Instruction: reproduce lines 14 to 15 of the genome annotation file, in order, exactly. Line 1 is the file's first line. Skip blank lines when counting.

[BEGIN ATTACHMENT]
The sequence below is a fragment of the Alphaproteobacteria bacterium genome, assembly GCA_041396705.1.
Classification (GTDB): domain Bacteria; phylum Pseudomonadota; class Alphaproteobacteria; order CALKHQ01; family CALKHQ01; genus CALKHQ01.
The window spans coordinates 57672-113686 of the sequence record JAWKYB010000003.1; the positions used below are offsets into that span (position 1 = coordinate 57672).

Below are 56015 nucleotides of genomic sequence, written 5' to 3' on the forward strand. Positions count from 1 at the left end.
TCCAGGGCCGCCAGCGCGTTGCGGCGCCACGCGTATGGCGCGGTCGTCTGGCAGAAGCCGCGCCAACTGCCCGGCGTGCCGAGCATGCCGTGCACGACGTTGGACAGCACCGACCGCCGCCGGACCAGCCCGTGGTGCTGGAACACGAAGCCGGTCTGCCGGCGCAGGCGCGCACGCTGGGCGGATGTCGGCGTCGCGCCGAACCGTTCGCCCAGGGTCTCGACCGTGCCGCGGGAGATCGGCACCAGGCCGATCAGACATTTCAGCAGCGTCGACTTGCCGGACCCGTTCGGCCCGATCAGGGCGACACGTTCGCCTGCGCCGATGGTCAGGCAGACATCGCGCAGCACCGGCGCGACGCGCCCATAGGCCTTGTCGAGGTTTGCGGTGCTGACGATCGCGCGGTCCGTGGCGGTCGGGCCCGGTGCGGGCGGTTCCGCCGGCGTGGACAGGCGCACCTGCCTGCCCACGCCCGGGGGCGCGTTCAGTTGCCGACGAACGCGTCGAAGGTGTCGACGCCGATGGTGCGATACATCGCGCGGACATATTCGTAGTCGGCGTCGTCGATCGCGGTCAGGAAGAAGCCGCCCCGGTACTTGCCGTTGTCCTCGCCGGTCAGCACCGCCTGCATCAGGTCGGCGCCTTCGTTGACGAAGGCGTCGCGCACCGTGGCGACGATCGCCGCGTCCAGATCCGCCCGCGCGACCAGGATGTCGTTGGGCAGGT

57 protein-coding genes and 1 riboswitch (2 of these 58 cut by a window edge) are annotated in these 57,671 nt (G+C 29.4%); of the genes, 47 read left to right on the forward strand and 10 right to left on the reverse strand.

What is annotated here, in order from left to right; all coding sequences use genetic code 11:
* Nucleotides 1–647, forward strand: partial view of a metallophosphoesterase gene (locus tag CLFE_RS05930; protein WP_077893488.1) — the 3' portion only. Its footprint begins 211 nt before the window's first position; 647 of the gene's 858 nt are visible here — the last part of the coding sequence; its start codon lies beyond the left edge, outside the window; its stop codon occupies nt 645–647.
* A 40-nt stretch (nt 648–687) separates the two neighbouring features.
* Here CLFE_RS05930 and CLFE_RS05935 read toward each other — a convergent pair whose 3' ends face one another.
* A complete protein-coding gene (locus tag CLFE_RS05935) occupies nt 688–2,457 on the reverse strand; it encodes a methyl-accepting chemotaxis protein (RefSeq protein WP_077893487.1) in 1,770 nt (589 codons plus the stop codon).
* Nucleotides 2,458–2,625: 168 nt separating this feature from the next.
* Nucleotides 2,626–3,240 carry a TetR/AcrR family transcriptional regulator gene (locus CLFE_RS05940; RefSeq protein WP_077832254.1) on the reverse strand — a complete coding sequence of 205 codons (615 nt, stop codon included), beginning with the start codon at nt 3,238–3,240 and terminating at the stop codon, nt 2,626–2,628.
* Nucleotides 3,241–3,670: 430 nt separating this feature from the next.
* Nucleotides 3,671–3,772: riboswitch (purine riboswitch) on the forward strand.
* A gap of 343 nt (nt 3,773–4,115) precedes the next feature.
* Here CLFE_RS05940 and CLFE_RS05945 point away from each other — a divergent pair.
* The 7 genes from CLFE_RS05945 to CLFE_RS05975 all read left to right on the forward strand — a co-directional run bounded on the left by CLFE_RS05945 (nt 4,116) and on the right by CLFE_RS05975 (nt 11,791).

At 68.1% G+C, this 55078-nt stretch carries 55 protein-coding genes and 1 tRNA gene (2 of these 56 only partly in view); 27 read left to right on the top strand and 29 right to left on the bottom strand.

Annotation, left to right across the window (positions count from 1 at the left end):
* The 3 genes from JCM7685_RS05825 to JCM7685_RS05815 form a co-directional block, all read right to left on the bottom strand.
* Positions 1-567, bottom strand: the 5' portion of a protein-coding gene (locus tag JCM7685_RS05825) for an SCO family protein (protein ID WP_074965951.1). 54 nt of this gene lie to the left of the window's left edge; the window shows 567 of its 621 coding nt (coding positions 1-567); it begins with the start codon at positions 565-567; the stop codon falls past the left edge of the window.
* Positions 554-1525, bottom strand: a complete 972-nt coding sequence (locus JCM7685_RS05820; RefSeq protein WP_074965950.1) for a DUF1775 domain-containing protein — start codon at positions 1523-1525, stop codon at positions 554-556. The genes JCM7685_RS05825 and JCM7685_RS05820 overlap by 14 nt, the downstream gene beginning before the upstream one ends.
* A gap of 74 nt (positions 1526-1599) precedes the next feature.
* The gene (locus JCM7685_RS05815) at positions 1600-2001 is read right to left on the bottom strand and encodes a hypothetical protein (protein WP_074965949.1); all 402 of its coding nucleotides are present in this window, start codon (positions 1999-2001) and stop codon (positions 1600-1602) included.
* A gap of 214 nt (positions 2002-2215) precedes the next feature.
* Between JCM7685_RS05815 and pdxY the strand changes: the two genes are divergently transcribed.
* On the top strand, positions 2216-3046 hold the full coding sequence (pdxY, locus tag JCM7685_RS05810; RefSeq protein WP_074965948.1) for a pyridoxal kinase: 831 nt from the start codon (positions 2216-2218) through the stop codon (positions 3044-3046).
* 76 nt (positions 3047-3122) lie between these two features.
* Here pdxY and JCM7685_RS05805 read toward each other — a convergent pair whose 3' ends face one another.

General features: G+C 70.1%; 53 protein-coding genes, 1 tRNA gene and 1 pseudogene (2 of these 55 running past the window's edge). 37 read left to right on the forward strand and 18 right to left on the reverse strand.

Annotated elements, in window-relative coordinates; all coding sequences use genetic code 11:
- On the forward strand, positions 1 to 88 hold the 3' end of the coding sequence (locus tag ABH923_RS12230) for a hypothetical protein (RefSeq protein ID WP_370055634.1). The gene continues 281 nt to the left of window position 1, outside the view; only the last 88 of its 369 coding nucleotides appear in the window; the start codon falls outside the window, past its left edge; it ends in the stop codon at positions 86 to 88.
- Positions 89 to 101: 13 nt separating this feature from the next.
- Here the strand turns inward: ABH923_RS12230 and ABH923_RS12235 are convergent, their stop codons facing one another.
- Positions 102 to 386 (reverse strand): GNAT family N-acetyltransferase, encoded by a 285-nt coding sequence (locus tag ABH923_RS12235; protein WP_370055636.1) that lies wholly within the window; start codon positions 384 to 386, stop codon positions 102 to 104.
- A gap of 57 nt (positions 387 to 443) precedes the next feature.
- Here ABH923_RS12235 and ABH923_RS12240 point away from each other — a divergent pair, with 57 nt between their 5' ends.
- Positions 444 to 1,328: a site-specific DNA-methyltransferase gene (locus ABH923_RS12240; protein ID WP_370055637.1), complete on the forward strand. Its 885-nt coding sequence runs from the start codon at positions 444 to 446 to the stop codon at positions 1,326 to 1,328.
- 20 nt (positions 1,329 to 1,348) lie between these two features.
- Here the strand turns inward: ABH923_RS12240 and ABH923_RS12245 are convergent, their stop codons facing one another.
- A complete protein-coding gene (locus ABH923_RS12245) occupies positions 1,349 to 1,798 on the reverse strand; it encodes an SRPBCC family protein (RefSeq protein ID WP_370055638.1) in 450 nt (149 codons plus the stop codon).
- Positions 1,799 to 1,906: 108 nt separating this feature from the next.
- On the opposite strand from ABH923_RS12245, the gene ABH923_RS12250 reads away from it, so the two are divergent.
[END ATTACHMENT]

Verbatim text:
* Nucleotides 3,241–3,670: 430 nt separating this feature from the next.
* Nucleotides 3,671–3,772: riboswitch (purine riboswitch) on the forward strand.